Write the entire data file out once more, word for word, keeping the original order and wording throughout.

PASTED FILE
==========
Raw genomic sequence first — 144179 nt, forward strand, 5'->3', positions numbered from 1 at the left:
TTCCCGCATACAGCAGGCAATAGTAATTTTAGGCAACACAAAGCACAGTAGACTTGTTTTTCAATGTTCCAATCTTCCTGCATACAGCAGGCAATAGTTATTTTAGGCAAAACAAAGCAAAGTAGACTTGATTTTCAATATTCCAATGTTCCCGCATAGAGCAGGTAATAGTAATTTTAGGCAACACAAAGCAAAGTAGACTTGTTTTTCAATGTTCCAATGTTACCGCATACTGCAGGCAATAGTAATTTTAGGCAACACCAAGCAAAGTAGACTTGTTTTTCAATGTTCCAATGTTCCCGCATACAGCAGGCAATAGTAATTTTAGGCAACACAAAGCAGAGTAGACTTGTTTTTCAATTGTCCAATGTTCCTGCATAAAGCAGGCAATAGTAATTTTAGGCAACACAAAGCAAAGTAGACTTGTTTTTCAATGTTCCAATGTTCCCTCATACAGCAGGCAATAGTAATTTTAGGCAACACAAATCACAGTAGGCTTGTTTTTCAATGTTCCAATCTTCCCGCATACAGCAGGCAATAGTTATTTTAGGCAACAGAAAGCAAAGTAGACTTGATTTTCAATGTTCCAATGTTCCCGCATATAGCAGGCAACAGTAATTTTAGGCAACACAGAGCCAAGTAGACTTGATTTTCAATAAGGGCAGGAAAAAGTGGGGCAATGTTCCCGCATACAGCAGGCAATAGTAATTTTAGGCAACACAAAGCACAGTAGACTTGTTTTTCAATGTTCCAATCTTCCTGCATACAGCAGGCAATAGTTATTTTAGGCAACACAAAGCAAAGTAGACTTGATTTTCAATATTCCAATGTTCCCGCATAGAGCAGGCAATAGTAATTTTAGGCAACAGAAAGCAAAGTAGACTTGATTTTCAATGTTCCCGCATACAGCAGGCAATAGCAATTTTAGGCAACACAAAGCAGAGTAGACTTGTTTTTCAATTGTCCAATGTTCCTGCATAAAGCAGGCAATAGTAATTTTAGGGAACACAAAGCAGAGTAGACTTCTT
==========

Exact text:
Raw genomic sequence first — 144179 nt, forward strand, 5'->3', positions numbered from 1 at the left:
TTCCCGCATACAGCAGGCAATAGTAATTTTAGGCAACACAAAGCACAGTAGACTTGTTTTTCAATGTTCCAATCTTCCTGCATACAGCAGGCAATAGTTATTTTAGGCAAAACAAAGCAAAGTAGACTTGATTTTCAATATTCCAATGTTCCCGCATAGAGCAGGTAATAGTAATTTTAGGCAACACAAAGCAAAGTAGACTTGTTTTTCAATGTTCCAATGTTACCGCATACTGCAGGCAATAGTAATTTTAGGCAACACCAAGCAAAGTAGACTTGTTTTTCAATGTTCCAATGTTCCCGCATACAGCAGGCAATAGTAATTTTAGGCAACACAAAGCAGAGTAGACTTGTTTTTCAATTGTCCAATGTTCCTGCATAAAGCAGGCAATAGTAATTTTAGGCAACACAAAGCAAAGTAGACTTGTTTTTCAATGTTCCAATGTTCCCTCATACAGCAGGCAATAGTAATTTTAGGCAACACAAATCACAGTAGGCTTGTTTTTCAATGTTCCAATCTTCCCGCATACAGCAGGCAATAGTTATTTTAGGCAACAGAAAGCAAAGTAGACTTGATTTTCAATGTTCCAATGTTCCCGCATATAGCAGGCAACAGTAATTTTAGGCAACACAGAGCCAAGTAGACTTGATTTTCAATAAGGGCAGGAAAAAGTGGGGCAATGTTCCCGCATACAGCAGGCAATAGTAATTTTAGGCAACACAAAGCACAGTAGACTTGTTTTTCAATGTTCCAATCTTCCTGCATACAGCAGGCAATAGTTATTTTAGGCAACACAAAGCAAAGTAGACTTGATTTTCAATATTCCAATGTTCCCGCATAGAGCAGGCAATAGTAATTTTAGGCAACAGAAAGCAAAGTAGACTTGATTTTCAATGTTCCCGCATACAGCAGGCAATAGCAATTTTAGGCAACACAAAGCAGAGTAGACTTGTTTTTCAATTGTCCAATGTTCCTGCATAAAGCAGGCAATAGTAATTTTAGGGAACACAAAGCAGAGTAGACTTCTT